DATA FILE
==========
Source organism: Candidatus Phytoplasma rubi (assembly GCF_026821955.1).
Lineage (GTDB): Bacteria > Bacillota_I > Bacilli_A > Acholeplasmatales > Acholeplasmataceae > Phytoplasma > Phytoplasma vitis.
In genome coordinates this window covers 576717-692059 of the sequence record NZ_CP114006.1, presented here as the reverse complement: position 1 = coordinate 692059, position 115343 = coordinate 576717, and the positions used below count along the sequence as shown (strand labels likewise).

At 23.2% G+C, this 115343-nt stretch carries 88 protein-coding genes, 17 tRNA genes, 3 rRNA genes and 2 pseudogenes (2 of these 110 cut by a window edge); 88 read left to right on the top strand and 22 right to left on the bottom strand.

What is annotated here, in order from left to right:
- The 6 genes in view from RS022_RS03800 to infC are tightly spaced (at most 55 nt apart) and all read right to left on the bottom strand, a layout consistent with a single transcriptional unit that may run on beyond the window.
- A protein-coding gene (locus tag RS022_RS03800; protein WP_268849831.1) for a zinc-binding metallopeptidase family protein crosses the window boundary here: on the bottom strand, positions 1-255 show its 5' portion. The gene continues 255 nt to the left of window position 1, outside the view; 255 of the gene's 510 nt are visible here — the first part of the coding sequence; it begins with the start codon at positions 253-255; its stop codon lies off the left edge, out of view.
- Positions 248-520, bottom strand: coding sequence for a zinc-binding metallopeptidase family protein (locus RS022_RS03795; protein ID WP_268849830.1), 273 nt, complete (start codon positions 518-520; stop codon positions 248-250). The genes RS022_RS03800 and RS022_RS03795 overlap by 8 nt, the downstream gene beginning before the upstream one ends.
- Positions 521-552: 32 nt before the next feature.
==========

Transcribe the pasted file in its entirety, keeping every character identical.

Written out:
Source organism: Candidatus Phytoplasma rubi (assembly GCF_026821955.1).
Lineage (GTDB): Bacteria > Bacillota_I > Bacilli_A > Acholeplasmatales > Acholeplasmataceae > Phytoplasma > Phytoplasma vitis.
In genome coordinates this window covers 576717-692059 of the sequence record NZ_CP114006.1, presented here as the reverse complement: position 1 = coordinate 692059, position 115343 = coordinate 576717, and the positions used below count along the sequence as shown (strand labels likewise).

At 23.2% G+C, this 115343-nt stretch carries 88 protein-coding genes, 17 tRNA genes, 3 rRNA genes and 2 pseudogenes (2 of these 110 cut by a window edge); 88 read left to right on the top strand and 22 right to left on the bottom strand.

What is annotated here, in order from left to right:
- The 6 genes in view from RS022_RS03800 to infC are tightly spaced (at most 55 nt apart) and all read right to left on the bottom strand, a layout consistent with a single transcriptional unit that may run on beyond the window.
- A protein-coding gene (locus tag RS022_RS03800; protein WP_268849831.1) for a zinc-binding metallopeptidase family protein crosses the window boundary here: on the bottom strand, positions 1-255 show its 5' portion. The gene continues 255 nt to the left of window position 1, outside the view; 255 of the gene's 510 nt are visible here — the first part of the coding sequence; it begins with the start codon at positions 253-255; its stop codon lies off the left edge, out of view.
- Positions 248-520, bottom strand: coding sequence for a zinc-binding metallopeptidase family protein (locus RS022_RS03795; protein ID WP_268849830.1), 273 nt, complete (start codon positions 518-520; stop codon positions 248-250). The genes RS022_RS03800 and RS022_RS03795 overlap by 8 nt, the downstream gene beginning before the upstream one ends.
- Positions 521-552: 32 nt before the next feature.